Life is full of unexpected and challenging events, and graduate school is no exception. During my career as a dean of students, I met with hundreds of students who were in the midst of financial, emotional, medical or family emergencies.
In other cases, a career opportunity came along that merited consideration. I, too, experienced a major personal crisis in the middle of my doctoral study program.
Whatever the situation, there may be times when it's necessary to delay a graduate program. If you are considering taking a break, there are a few steps you can take to smooth the process.
[Decide if you should withdraw or defer graduate school admission.]
First, understand that you are not alone in dealing with an issue. Seek counseling immediately and don't try to handle things completely on your own.
During one of my open office hours, a student came to see me after learning that her mother had been in a serious car accident and was going to be in the hospital for quite awhile.
The student felt she needed to be with her family, and decided to take that semester off. These types of situations happen at every graduate school.
The administrators at your institution have likely worked with many students whose plans needed to change for short or long periods of time. They will work with you to determine the best way to proceed.
Be honest with yourself and face any crisis head on. Don't wish or pretend it away, regardless of how difficult or discouraging it may be. The sooner you address the issue, the more quickly you can determine the best course of action.
[See tips to make the most of graduate school advising.]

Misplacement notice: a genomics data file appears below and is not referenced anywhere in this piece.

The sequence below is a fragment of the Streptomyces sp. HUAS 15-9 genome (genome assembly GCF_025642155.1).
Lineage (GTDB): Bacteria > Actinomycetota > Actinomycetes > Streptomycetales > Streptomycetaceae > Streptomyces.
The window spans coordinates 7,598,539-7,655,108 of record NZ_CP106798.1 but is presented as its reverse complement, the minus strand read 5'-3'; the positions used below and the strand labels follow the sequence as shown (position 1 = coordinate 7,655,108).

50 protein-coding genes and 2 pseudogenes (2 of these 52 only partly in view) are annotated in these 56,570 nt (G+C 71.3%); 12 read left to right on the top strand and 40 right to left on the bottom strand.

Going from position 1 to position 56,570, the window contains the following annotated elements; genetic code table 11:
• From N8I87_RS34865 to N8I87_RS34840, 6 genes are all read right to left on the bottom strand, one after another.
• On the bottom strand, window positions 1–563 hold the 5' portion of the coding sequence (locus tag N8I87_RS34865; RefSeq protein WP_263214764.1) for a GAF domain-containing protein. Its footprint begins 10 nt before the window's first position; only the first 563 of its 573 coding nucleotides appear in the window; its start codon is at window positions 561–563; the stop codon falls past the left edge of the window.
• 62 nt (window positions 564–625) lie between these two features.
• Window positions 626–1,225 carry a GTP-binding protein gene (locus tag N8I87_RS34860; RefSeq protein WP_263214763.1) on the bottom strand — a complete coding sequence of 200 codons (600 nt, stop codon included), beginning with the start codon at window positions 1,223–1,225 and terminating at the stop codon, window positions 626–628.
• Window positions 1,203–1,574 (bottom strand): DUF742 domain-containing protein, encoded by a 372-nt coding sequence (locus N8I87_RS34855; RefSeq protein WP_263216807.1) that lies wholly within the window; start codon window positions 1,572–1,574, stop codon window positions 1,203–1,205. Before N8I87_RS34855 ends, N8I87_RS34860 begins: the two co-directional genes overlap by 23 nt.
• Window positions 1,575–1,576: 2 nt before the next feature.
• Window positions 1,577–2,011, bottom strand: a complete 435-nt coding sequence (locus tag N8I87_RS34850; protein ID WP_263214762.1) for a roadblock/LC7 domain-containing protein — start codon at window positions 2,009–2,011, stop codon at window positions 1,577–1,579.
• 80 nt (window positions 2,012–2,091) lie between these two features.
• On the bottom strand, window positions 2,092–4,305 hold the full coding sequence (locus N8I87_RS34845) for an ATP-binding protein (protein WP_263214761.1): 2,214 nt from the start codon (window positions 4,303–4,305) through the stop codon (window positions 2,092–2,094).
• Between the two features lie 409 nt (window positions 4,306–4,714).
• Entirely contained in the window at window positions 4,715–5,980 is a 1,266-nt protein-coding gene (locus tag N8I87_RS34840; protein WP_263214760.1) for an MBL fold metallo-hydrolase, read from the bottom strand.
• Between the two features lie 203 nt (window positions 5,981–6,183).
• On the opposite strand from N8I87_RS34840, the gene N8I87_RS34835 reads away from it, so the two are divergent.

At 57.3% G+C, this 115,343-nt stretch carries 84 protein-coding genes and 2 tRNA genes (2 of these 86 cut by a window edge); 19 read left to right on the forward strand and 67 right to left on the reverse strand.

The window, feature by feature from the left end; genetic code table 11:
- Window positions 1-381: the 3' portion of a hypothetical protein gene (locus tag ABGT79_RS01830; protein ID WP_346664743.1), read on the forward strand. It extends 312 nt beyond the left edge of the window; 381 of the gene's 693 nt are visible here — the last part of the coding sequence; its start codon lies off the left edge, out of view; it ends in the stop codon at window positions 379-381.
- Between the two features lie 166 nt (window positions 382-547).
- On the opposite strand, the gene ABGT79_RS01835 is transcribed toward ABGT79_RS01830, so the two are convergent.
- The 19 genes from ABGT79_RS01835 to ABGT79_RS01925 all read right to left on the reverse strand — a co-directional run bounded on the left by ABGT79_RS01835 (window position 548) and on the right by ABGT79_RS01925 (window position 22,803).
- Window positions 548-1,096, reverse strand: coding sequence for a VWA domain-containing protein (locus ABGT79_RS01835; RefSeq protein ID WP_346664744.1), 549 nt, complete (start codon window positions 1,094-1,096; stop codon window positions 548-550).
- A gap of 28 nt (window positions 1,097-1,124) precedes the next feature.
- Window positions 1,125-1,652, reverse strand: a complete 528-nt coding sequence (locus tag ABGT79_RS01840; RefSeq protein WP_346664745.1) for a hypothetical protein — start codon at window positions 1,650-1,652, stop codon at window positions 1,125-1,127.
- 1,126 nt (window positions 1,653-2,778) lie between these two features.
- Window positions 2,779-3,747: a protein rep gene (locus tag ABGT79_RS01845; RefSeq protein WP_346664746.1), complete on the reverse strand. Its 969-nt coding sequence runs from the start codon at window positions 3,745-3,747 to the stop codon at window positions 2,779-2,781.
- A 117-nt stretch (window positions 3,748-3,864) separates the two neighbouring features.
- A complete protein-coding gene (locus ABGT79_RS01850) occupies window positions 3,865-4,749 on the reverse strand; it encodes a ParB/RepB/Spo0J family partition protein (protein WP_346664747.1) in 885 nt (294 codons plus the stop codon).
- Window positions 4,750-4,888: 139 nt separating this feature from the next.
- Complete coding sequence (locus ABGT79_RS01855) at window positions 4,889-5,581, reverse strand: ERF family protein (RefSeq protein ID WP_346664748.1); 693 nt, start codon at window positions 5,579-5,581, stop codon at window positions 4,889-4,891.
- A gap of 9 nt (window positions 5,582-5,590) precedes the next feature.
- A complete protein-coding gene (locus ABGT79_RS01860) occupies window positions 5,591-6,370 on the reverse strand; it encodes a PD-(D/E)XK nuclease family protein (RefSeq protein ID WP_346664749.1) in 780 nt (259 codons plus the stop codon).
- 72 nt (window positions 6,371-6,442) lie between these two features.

You will need to determine if you should move from full-time to part-time study. Perhaps you can no longer afford to attend full-time, or you need to step back and pursue your academic program at a slower pace.
After discussing this option with a trusted friend or family member, speak with your academic adviser, who can walk you through the process of making the transition. Continuing on a part-time basis will result in it taking longer to complete your degree, but don't let yourself lose focus.
Keep in touch with students you know who are still full-time, and participate in student activities and organizations from time to time. Be patient and do what is required to take care of yourself and your responsibilities.
In extreme cases, your personal situation may eliminate the possibility of any form of graduate study for the foreseeable future. This could be extremely disappointing, discouraging and disconcerting. If this is the case, make sure you have covered all the bases and thought things through clearly and carefully before making a decision.
[Read about the six reasons that graduate school pays off.]
If you are considering delaying graduate school for an employment opportunity, be sure you don't abandon your academic program. Find out if the employer offers tuition reimbursement, and if your institution would permit you to take fewer courses per term.
Once you have been enrolled full-time, you can almost always cut back. After my two-year residency requirement had been met at Northwestern, I started working at the university, and finished my doctoral program one course at a time over a four-year period.
I took courses in the evenings and in one instance, on the weekend. This same academic path is followed countless times each year by graduate students.
Above all, remember that these difficulties too shall pass. While your world may have been turned upside down, you will make it through the challenges.
In my case, what seemed like the end of the world was the beginning of a whole new experience. Taking a job during my doctoral program helped me finance the rest of the studies, and paved the way for my next job – a management position with much greater responsibility.